Mia provides a classic rendition of a woman who desperately wants to be loved, but is so sure that she won't, she pushes all potential lovers away. This includes Paul, whom Mia goads to anger in a variety of ways, and in fact succeeds, though Paul is about to contain it. Paul is a very special case in Mia's life, since she loved him 20 years ago as his patient. She suspects/hopes that he may have loved her. And, indeed, Paul has kept a recording of her piano playing, all of these years.

Mia's obsessed with Laura - having come upon her deposition in the Alex case - because she can't abide that Laura may have succeeded in seducing Paul, whereas Mia did not.

But what lifts all of this beyond tawdry soap opera is Mia's telling Paul that she wants to sleep in her lover's arms after making love. That one statement captures perfectly the vulnerability and fundamental human need that has gone unfulfilled in Mia all these years, for her whole life...

2. Sleep plays a role in April's session, too. She's gotten no sleep, she says, for the past few nights. She comes to Paul's office early, and falls asleep. Paul wakes her up.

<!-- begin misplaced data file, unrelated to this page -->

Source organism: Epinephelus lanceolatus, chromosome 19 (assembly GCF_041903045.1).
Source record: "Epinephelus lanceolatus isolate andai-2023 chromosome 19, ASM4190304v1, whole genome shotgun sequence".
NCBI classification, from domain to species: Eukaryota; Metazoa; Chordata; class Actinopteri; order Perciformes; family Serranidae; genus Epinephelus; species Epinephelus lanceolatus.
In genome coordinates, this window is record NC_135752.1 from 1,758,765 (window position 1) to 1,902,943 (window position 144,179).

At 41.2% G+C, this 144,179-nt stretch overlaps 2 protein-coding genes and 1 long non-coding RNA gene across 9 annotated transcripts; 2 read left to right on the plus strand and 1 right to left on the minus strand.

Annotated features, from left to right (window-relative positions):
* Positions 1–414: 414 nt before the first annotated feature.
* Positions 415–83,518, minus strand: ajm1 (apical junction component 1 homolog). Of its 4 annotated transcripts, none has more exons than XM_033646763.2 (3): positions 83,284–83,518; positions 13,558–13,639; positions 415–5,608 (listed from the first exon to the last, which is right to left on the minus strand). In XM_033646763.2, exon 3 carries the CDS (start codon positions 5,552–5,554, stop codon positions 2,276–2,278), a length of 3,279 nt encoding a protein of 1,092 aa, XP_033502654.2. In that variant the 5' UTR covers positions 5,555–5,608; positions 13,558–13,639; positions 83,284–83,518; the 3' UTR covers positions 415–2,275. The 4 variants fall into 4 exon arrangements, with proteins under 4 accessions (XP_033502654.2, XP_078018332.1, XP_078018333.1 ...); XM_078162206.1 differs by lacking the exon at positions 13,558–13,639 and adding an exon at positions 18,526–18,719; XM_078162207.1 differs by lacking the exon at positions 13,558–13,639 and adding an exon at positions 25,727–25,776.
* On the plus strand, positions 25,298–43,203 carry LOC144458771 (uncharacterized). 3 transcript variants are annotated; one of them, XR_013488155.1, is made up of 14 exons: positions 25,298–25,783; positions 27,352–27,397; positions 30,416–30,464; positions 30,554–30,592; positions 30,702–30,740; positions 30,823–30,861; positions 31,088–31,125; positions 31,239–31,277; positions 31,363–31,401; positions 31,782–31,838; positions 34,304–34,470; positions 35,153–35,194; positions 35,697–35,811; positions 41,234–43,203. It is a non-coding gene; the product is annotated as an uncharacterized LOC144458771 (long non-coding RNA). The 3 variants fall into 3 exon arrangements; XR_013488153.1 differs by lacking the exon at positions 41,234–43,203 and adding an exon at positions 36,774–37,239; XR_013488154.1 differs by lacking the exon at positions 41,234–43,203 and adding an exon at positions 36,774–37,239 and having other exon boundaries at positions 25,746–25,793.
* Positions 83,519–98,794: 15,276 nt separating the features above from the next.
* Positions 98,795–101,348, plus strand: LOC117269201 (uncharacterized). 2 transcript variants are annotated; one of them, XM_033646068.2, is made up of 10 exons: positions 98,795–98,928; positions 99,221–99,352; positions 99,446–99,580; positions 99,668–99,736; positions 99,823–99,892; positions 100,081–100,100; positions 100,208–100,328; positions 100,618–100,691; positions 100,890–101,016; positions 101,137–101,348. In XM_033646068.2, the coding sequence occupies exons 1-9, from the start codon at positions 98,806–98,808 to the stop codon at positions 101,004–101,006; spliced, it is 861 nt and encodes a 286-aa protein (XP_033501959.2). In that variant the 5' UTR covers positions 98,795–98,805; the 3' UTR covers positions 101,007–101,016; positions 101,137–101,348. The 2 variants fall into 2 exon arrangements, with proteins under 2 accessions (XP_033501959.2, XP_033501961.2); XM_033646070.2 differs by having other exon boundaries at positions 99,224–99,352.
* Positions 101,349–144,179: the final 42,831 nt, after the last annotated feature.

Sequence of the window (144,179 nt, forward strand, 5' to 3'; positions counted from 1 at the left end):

We thus get a powerful metaphor for what Paul needs to do with April, and her cancer. She doesn't have the time to undergo conventional psychotherapy - she's needs chemotherapy. Paul is therefore in the difficult position of doing two things - getting April to understand what is troubling her mind, but doing this fast enough so she can get the treatment she needs for her body.

Tonight we learn that part of April's problem (of course) stems from her relationship with her mother. Paul needs to break through what April is telling him - that she doesn't want to burden her mother by telling her about her cancer. That's what's keeping her from getting treatment - she says she has no one else who can support her during this.